Added later in the afternoon:

We did receive our special treat today in the mail!


Check out our gooey butter cake! This was a treat that none of us had had before, so we were all very eager to try it. We can describe it as eating a yellow cake that’s about as thick as a brownie, and very, very gooey. It was delicious, but also very rich. That square of cake was cut into 18 slices and those small slices were enough to cure one’s craving. Only one
student wasn’t fond of it because it was too rich. The rest of the students loved it!


After completing 2 Mystery Skype sessions, the students are definitely hooked. Our next class is from Iowa, and they guess down to the city so that will be a new challenge for students during an actual Mystery Skype session. We may or may not get that far during our Skype session, as we only have 30 minutes to Skype, but we’ll try to get as close as possible!

Interested in connecting with Mrs. Linck for next year? Check her out on Twitter: @missinglinck3

The 1st #MysterySkype Experience

When I last posted about #mysteryskype, the 5th grade class was just getting started on preparing for their very first session with a class in North Carolina. Our first trial run through was a rough one, though necessary, and allowed us to figure out the kinks in our process. I finished drawing up plans for the regular classroom teacher, and left location challenges for his class to solve to practice for the actual Skype session. I wouldn’t be back at the school until the Friday of our Skype date, so I was a bit worried that things might not actually work out as planned or go smoothly.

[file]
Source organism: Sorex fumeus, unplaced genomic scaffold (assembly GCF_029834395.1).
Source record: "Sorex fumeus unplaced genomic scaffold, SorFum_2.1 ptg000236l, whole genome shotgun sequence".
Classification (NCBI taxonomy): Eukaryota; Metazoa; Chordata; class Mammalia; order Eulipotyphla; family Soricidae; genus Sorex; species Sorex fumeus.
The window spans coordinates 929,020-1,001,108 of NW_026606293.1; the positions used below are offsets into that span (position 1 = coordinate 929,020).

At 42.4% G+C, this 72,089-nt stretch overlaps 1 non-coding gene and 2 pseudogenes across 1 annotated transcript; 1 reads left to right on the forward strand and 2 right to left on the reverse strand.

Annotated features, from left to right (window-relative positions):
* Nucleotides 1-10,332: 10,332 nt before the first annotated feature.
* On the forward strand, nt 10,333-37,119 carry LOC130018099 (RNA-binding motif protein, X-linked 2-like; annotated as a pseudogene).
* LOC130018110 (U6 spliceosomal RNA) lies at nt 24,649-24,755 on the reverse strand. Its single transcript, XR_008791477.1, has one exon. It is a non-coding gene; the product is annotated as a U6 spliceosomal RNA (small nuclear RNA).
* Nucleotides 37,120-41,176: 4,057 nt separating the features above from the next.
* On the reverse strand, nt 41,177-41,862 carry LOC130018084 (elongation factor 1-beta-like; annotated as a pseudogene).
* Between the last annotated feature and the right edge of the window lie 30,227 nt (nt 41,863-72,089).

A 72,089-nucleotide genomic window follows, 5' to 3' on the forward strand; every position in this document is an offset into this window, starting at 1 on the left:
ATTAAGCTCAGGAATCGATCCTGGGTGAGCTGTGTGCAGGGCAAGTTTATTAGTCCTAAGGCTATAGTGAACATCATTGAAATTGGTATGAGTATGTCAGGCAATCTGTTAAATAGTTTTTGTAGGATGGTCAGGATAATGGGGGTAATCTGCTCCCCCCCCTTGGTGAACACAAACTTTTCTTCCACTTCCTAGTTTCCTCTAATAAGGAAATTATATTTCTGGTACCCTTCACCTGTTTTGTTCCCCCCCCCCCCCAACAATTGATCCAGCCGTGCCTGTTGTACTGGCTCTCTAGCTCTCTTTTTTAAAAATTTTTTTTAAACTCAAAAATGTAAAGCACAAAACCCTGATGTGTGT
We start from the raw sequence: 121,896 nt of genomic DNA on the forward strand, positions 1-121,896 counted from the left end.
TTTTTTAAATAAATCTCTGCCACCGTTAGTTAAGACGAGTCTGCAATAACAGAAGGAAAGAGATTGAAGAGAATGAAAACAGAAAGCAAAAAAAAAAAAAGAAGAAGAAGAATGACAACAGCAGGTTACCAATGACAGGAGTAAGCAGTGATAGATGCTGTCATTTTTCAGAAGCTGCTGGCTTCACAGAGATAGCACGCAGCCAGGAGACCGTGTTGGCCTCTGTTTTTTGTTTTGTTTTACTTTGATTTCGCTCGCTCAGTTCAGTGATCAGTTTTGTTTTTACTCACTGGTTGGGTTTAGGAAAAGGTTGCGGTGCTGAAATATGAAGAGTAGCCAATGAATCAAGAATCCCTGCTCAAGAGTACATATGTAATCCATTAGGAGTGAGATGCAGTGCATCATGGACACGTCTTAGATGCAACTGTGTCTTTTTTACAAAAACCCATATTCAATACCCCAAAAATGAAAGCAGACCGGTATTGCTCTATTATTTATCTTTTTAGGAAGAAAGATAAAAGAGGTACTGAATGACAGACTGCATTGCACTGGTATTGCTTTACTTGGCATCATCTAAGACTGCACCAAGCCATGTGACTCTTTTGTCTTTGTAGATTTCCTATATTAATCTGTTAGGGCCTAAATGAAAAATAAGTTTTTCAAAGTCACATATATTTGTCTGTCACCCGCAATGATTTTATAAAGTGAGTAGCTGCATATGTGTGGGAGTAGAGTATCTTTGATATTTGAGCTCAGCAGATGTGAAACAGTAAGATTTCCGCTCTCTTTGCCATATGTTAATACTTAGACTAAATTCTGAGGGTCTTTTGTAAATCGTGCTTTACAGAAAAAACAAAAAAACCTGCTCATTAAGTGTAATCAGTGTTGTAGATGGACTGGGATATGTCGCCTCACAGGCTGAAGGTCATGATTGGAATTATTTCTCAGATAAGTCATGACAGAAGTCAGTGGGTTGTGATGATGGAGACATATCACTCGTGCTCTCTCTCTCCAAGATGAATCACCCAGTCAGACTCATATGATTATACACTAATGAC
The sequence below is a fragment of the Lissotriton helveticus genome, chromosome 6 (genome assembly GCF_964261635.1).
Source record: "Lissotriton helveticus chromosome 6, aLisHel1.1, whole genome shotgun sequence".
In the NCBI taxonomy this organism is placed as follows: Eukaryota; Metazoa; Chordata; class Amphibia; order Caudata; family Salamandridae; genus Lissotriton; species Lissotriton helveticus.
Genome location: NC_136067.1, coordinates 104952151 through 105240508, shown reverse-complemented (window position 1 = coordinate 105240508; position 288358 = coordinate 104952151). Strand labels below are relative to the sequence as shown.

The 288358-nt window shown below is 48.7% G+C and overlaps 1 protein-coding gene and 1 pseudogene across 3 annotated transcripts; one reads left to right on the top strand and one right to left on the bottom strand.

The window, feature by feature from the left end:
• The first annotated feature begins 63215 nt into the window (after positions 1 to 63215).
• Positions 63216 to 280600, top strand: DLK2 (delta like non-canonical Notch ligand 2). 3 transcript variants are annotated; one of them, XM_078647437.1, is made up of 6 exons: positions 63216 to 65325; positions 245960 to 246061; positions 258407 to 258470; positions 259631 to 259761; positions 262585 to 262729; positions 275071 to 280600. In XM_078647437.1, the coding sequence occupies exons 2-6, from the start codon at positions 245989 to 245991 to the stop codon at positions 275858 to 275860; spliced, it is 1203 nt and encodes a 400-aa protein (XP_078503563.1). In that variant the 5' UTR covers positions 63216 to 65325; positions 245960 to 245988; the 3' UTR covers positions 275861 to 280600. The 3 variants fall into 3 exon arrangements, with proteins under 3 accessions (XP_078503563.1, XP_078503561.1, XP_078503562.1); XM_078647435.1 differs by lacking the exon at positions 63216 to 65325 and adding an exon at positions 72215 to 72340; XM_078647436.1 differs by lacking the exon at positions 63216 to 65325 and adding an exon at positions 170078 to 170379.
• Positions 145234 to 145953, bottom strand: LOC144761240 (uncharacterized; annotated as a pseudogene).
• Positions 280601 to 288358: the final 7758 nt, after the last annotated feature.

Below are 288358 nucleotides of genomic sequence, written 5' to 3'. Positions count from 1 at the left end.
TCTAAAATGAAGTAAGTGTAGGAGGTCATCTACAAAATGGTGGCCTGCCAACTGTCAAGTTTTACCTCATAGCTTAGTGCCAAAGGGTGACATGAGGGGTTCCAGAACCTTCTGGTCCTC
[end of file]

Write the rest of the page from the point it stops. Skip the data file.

I checked in with the regular teacher on Friday morning, and he reported that things had improved greatly. I set up about putting together our setup while the students practiced one final time before the Skype session. Of course I would have issues with my computer running slowly, but the kids happily attributed that to the fact that it was Friday the 13th. I did get everything into place though and set up. The other class was ready before us, and we were able to get started about 15 minutes early. I had some issues getting the sound to work with the one system, so I had to switch over, but once that was taken care of, we were ready to begin.